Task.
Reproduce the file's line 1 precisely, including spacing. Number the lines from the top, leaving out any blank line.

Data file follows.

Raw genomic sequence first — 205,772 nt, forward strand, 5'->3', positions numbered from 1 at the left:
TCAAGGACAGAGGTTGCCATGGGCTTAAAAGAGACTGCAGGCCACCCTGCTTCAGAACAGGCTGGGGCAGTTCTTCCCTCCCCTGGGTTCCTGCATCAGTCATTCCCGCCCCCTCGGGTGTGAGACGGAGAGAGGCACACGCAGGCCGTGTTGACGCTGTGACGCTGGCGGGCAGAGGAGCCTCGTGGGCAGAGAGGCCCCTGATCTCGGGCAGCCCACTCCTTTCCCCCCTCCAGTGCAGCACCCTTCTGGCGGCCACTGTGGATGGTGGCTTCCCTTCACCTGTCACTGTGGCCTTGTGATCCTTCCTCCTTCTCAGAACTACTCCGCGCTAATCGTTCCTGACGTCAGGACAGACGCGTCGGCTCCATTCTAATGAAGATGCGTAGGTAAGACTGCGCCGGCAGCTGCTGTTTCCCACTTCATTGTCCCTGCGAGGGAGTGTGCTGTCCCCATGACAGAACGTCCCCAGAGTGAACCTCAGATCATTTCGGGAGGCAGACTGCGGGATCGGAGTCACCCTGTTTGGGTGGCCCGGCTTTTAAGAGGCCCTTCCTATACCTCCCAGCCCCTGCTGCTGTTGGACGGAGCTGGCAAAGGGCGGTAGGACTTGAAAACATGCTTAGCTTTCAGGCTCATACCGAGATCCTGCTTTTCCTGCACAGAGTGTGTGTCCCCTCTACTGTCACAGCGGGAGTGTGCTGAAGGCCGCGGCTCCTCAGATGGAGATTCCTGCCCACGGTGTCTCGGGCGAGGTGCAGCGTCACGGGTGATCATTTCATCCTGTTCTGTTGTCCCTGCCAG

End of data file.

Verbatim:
Raw genomic sequence first — 205,772 nt, forward strand, 5'->3', positions numbered from 1 at the left: